“When it comes to reckless military action in that region, the United States’ credibility is strong to a fault, and that’s particularly true since the Iraq War. U.S. credibility also is not as brittle as our foreign policy elite in Washington like to say,” he said. “The credibility of our commitments is unlikely to be enhanced by piling up more dumb ones, especially the unpopular and intentionally, explicitly feckless military action that the president proposes for Syria, which may simply show the limits of U.S. resolve.”

The United States could help Syria in ways other than bombing the country, such as by harboring refugees, brokering a political settlement, pressuring Syrian leaders with sanctions or offering them safety if they do leave the country, Friedman added.

Dismissing Friedman as a “libertarian” in foreign policy matters and attributing current Middle Eastern dynamics to the “non-interventionist” policy of the Obama administration, Donnelly argued that the United States should intervene in Syria with ground forces to restore peace to a region that he claimed was unstable as a result of the ongoing American withdrawal from Afghanistan.

“What I’d like to do this evening is to help you all get over your feelings of hostility toward George W. Bush and to think differently about the Iraq War and the Afghanistan war because if I look at the Middle East today, and I compare it to what it was in 2008, it looked a lot better to me in 2008 than it does now,” he said. “Syria is the poster child for that and the most obvious example of it, but it’s not the only example of it.”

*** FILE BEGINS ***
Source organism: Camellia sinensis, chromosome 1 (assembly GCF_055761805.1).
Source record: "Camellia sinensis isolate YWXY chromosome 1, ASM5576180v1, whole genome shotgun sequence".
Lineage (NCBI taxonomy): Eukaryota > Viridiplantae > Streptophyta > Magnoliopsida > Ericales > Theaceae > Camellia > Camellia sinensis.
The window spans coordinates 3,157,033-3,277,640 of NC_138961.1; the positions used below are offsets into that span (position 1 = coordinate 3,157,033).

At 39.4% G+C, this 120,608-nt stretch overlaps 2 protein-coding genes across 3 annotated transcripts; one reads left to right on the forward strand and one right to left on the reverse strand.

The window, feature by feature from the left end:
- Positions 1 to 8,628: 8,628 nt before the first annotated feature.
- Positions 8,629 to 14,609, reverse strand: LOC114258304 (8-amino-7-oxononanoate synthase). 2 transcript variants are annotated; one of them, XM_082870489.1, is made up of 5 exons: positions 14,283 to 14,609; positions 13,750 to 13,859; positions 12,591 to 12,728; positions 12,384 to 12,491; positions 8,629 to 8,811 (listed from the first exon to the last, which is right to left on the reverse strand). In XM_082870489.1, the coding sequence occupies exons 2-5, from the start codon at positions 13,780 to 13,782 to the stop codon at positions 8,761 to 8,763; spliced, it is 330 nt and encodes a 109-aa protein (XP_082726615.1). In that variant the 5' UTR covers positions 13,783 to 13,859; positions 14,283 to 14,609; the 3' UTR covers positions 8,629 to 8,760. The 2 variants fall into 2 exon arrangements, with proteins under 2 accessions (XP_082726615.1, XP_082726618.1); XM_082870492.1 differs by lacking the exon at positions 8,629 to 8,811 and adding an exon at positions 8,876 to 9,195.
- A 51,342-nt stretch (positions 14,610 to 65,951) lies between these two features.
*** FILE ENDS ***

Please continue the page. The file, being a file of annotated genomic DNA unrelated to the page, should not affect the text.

Identifying the restoration of a favorable balance of power in the Middle East as a prime strategic objective, Donnelly said that intervention should involve the removal of Syrian President Bashar al-Assad, an extended occupation, reconstruction and efforts to prevent rebel forces from killing the Alawite Shia minority to which Assad belongs. Such an effort would not cripple the American economy and would be worth the cost, he said.

“I’m not going to tell you that intervening in Syria in a way that would really make things better, make things more stable, is going to be cheap and easy and quick,” he said. “[But] it’s not going to be a disproportionate cost, because the rewards, the benefits, are going to outweigh the cost by a lot.”

In addition to securing U.S. strategic objectives, like general stability and secure energy flows, Donnelly said that U.S. intervention was imperative to preserve American credibility and to prevent Assad’s regime from permitting further atrocities.

“I don’t need to repeat the moral arguments because the Secretary of State made them very well — not simply about the chemical weapons line, but about the original red line, the 'Assad must go' red line,” he said. “To allow this portion of the world to witness a slaughter of this magnitude, and to let it go on, calls our moral conscience into question.”

Their remarks, punctuated by two question-and-answer sessions, drew active participation from the audience.The debate, entitled “Should the U.S. Intervene in Syria?” took place in the Whig Hall Senate Chamber and was moderated by Wilson School professor Aaron Friedberg. The eventwas jointly sponsored by the University chapter of the Alexander Hamilton Society and the American Whig-Cliosophic Society.